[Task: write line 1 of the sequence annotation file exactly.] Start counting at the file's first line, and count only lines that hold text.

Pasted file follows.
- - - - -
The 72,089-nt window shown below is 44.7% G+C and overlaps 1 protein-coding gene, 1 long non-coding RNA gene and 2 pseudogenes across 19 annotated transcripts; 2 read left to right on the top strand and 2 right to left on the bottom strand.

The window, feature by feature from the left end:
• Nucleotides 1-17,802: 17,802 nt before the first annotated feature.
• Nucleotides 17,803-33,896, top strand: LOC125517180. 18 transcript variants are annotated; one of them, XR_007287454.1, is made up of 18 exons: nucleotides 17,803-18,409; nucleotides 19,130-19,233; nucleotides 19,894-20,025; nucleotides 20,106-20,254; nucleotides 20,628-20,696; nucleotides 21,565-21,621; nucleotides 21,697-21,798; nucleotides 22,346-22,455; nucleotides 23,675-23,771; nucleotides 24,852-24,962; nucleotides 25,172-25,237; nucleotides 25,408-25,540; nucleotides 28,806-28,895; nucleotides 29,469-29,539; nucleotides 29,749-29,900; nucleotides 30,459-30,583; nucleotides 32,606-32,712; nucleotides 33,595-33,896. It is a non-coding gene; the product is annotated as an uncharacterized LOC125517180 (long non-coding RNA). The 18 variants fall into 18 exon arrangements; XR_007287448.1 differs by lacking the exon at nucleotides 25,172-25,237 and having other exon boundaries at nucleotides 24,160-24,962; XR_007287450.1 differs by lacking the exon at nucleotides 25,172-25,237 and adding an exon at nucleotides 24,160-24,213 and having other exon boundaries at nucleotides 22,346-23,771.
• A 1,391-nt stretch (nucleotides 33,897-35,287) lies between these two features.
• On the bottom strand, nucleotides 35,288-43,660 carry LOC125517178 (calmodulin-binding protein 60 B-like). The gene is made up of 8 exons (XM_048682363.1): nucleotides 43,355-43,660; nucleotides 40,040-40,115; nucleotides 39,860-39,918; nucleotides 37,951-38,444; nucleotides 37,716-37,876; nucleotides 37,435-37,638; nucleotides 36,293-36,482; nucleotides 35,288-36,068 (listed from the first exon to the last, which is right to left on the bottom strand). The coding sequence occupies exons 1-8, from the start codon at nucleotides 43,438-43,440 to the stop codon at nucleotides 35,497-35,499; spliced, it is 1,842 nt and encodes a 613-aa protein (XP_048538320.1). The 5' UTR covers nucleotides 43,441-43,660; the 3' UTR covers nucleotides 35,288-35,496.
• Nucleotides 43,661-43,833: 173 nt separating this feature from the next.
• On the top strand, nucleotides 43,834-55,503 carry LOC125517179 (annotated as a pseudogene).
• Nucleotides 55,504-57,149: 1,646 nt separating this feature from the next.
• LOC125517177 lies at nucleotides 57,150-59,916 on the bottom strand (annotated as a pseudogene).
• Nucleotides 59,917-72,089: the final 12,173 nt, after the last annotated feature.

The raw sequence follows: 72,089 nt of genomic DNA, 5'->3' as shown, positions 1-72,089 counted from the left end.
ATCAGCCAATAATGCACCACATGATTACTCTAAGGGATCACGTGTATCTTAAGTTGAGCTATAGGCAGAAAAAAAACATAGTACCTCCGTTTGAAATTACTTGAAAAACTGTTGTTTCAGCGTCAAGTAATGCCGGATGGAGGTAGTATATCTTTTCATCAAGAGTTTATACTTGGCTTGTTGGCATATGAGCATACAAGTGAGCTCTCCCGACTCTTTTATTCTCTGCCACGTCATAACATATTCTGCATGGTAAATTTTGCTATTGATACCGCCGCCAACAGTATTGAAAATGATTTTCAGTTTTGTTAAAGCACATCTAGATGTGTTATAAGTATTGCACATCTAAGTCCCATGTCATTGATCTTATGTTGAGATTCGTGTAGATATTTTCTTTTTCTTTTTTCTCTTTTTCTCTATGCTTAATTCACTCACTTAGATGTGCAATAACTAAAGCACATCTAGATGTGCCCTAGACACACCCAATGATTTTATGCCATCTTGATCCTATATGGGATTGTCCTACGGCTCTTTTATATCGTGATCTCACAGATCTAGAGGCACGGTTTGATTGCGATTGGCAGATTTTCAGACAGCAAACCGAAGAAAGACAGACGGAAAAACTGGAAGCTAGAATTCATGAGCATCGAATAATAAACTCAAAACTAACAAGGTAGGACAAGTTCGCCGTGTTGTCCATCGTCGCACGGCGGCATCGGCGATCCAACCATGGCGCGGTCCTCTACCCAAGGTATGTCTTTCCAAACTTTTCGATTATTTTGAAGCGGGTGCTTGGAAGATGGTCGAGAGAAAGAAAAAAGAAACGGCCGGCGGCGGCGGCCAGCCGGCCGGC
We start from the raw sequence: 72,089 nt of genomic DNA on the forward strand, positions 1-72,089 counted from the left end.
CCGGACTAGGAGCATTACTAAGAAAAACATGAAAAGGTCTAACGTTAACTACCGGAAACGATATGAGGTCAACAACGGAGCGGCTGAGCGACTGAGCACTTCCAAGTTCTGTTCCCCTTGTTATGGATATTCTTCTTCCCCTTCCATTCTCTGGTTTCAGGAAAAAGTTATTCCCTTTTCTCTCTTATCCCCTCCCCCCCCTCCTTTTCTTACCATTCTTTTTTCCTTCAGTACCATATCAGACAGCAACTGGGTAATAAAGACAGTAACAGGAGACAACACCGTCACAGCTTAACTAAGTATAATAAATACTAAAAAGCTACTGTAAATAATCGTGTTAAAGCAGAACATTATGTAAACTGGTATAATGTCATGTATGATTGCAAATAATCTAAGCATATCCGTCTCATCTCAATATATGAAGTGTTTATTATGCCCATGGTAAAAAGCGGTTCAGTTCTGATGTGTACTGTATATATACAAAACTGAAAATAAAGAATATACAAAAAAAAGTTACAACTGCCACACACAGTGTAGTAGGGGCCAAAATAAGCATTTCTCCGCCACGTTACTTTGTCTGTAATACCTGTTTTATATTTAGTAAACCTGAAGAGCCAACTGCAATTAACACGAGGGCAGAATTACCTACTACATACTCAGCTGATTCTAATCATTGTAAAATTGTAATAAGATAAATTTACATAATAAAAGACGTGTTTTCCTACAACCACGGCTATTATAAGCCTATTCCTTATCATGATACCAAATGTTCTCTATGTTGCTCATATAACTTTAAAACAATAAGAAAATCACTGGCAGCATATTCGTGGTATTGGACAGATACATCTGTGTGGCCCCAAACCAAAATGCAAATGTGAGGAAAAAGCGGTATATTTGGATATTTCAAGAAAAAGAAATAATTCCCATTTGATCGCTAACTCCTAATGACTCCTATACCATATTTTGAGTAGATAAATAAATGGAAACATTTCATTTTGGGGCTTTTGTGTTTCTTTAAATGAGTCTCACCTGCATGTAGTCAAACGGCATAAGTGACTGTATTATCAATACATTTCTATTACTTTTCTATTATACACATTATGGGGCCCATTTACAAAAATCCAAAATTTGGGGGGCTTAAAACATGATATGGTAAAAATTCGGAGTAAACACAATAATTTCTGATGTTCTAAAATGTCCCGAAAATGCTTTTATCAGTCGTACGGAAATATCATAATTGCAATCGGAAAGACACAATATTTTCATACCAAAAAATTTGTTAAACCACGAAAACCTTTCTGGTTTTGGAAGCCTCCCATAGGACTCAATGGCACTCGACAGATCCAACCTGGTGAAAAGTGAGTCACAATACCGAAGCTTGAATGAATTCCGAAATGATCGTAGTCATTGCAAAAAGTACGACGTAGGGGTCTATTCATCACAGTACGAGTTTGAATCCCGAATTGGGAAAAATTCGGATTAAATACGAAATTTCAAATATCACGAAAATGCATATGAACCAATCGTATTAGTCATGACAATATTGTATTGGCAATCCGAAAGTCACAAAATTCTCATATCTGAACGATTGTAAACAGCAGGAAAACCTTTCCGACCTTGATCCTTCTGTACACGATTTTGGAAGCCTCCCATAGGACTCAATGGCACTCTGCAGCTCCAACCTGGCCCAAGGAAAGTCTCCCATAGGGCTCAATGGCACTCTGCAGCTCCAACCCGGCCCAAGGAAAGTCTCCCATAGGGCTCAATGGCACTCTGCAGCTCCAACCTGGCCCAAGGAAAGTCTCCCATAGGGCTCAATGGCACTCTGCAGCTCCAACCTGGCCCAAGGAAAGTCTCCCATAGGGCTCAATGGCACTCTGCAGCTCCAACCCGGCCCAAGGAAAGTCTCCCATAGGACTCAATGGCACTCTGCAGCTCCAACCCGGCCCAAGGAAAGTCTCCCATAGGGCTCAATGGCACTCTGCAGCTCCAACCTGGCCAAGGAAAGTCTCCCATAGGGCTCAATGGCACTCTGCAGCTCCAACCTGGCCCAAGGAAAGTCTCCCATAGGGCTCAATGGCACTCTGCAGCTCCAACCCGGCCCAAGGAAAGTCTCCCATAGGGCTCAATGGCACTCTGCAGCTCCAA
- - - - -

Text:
The 72,089-nt window shown below is 44.7% G+C and overlaps 1 protein-coding gene, 1 long non-coding RNA gene and 2 pseudogenes across 19 annotated transcripts; 2 read left to right on the top strand and 2 right to left on the bottom strand.